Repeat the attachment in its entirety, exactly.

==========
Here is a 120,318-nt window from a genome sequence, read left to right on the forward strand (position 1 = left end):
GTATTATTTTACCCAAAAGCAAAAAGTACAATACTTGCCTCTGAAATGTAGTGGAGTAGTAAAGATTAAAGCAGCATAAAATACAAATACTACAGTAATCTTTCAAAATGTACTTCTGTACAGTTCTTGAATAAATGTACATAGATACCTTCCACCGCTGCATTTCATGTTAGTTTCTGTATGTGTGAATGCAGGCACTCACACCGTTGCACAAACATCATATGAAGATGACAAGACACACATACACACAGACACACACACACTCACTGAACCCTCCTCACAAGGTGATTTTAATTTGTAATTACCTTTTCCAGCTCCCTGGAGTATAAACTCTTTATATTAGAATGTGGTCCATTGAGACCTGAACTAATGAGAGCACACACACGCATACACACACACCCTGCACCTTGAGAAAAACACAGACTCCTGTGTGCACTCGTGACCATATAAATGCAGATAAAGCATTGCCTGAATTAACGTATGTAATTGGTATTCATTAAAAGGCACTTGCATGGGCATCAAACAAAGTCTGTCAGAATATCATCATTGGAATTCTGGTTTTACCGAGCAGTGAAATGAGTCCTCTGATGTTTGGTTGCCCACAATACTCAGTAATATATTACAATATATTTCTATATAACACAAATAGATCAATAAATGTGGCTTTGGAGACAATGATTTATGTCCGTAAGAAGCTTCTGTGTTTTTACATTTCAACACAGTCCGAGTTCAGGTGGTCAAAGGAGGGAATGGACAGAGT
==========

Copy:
Here is a 120,318-nt window from a genome sequence, read left to right on the forward strand (position 1 = left end):
GTATTATTTTACCCAAAAGCAAAAAGTACAATACTTGCCTCTGAAATGTAGTGGAGTAGTAAAGATTAAAGCAGCATAAAATACAAATACTACAGTAATCTTTCAAAATGTACTTCTGTACAGTTCTTGAATAAATGTACATAGATACCTTCCACCGCTGCATTTCATGTTAGTTTCTGTATGTGTGAATGCAGGCACTCACACCGTTGCACAAACATCATATGAAGATGACAAGACACACATACACACAGACACACACACACTCACTGAACCCTCCTCACAAGGTGATTTTAATTTGTAATTACCTTTTCCAGCTCCCTGGAGTATAAACTCTTTATATTAGAATGTGGTCCATTGAGACCTGAACTAATGAGAGCACACACACGCATACACACACACCCTGCACCTTGAGAAAAACACAGACTCCTGTGTGCACTCGTGACCATATAAATGCAGATAAAGCATTGCCTGAATTAACGTATGTAATTGGTATTCATTAAAAGGCACTTGCATGGGCATCAAACAAAGTCTGTCAGAATATCATCATTGGAATTCTGGTTTTACCGAGCAGTGAAATGAGTCCTCTGATGTTTGGTTGCCCACAATACTCAGTAATATATTACAATATATTTCTATATAACACAAATAGATCAATAAATGTGGCTTTGGAGACAATGATTTATGTCCGTAAGAAGCTTCTGTGTTTTTACATTTCAACACAGTCCGAGTTCAGGTGGTCAAAGGAGGGAATGGACAGAGT